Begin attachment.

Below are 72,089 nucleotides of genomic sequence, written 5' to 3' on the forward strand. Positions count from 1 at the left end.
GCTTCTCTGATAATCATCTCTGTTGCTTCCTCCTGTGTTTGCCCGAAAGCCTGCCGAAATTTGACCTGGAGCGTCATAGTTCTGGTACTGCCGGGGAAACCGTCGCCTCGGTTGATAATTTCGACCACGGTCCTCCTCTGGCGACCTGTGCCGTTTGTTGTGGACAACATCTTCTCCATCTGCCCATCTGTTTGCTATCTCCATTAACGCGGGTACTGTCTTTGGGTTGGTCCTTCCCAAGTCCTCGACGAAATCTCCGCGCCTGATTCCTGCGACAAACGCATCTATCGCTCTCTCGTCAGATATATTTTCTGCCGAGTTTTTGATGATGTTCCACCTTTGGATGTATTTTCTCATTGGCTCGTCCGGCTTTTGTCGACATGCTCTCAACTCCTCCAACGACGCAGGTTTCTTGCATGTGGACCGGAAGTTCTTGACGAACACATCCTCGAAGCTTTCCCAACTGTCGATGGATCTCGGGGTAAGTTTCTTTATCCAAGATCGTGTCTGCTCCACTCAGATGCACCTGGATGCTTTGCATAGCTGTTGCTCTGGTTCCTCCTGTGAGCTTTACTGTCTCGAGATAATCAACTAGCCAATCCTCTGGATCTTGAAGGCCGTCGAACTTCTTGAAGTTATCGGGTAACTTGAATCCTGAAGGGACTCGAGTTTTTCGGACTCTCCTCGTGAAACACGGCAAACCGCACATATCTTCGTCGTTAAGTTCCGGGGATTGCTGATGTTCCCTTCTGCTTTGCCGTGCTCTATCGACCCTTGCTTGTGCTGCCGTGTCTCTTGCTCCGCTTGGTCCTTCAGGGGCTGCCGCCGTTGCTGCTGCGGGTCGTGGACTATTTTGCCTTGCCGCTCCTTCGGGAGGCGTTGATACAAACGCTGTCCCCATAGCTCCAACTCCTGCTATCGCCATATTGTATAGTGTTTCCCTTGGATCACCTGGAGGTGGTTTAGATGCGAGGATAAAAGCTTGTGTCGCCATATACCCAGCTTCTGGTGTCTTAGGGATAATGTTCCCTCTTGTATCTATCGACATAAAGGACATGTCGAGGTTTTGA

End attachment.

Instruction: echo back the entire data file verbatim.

Below are 72,089 nucleotides of genomic sequence, written 5' to 3' on the forward strand. Positions count from 1 at the left end.
GCTTCTCTGATAATCATCTCTGTTGCTTCCTCCTGTGTTTGCCCGAAAGCCTGCCGAAATTTGACCTGGAGCGTCATAGTTCTGGTACTGCCGGGGAAACCGTCGCCTCGGTTGATAATTTCGACCACGGTCCTCCTCTGGCGACCTGTGCCGTTTGTTGTGGACAACATCTTCTCCATCTGCCCATCTGTTTGCTATCTCCATTAACGCGGGTACTGTCTTTGGGTTGGTCCTTCCCAAGTCCTCGACGAAATCTCCGCGCCTGATTCCTGCGACAAACGCATCTATCGCTCTCTCGTCAGATATATTTTCTGCCGAGTTTTTGATGATGTTCCACCTTTGGATGTATTTTCTCATTGGCTCGTCCGGCTTTTGTCGACATGCTCTCAACTCCTCCAACGACGCAGGTTTCTTGCATGTGGACCGGAAGTTCTTGACGAACACATCCTCGAAGCTTTCCCAACTGTCGATGGATCTCGGGGTAAGTTTCTTTATCCAAGATCGTGTCTGCTCCACTCAGATGCACCTGGATGCTTTGCATAGCTGTTGCTCTGGTTCCTCCTGTGAGCTTTACTGTCTCGAGATAATCAACTAGCCAATCCTCTGGATCTTGAAGGCCGTCGAACTTCTTGAAGTTATCGGGTAACTTGAATCCTGAAGGGACTCGAGTTTTTCGGACTCTCCTCGTGAAACACGGCAAACCGCACATATCTTCGTCGTTAAGTTCCGGGGATTGCTGATGTTCCCTTCTGCTTTGCCGTGCTCTATCGACCCTTGCTTGTGCTGCCGTGTCTCTTGCTCCGCTTGGTCCTTCAGGGGCTGCCGCCGTTGCTGCTGCGGGTCGTGGACTATTTTGCCTTGCCGCTCCTTCGGGAGGCGTTGATACAAACGCTGTCCCCATAGCTCCAACTCCTGCTATCGCCATATTGTATAGTGTTTCCCTTGGATCACCTGGAGGTGGTTTAGATGCGAGGATAAAAGCTTGTGTCGCCATATACCCAGCTTCTGGTGTCTTAGGGATAATGTTCCCTCTTGTATCTATCGACATAAAGGACATGTCGAGGTTTTGA